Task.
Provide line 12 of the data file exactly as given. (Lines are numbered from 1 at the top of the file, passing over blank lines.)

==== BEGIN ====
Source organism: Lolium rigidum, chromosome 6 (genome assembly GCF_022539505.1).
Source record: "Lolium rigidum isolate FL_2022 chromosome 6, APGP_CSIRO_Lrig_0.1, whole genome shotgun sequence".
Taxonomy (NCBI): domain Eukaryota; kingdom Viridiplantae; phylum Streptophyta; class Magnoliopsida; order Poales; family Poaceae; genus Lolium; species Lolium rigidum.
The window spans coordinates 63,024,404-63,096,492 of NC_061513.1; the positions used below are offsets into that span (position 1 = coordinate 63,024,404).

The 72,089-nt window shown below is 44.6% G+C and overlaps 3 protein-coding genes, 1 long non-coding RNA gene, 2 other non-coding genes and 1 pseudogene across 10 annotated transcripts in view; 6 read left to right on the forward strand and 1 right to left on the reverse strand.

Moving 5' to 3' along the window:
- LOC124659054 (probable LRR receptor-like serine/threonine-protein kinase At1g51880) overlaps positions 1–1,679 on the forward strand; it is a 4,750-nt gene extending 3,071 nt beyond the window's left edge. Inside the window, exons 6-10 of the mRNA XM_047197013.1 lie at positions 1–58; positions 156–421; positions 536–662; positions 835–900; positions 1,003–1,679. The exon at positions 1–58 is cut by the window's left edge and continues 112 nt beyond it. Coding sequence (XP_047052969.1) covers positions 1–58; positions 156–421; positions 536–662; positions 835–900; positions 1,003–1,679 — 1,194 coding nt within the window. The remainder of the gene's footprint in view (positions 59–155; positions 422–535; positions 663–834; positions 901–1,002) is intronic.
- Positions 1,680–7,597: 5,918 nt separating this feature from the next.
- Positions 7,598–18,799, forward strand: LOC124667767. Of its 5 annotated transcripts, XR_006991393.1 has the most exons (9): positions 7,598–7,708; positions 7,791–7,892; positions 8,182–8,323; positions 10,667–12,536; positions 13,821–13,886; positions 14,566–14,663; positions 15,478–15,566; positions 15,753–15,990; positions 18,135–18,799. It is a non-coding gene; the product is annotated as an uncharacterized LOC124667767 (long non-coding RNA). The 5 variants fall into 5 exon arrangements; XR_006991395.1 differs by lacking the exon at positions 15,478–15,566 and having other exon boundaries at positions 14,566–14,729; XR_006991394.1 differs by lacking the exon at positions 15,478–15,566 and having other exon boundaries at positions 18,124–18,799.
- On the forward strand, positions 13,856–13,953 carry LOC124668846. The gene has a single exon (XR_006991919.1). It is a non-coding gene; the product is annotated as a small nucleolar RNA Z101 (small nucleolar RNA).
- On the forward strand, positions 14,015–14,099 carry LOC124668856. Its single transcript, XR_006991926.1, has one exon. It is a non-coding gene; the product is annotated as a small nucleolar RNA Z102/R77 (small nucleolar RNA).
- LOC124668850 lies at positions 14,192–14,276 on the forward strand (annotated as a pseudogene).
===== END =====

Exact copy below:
- LOC124668850 lies at positions 14,192–14,276 on the forward strand (annotated as a pseudogene).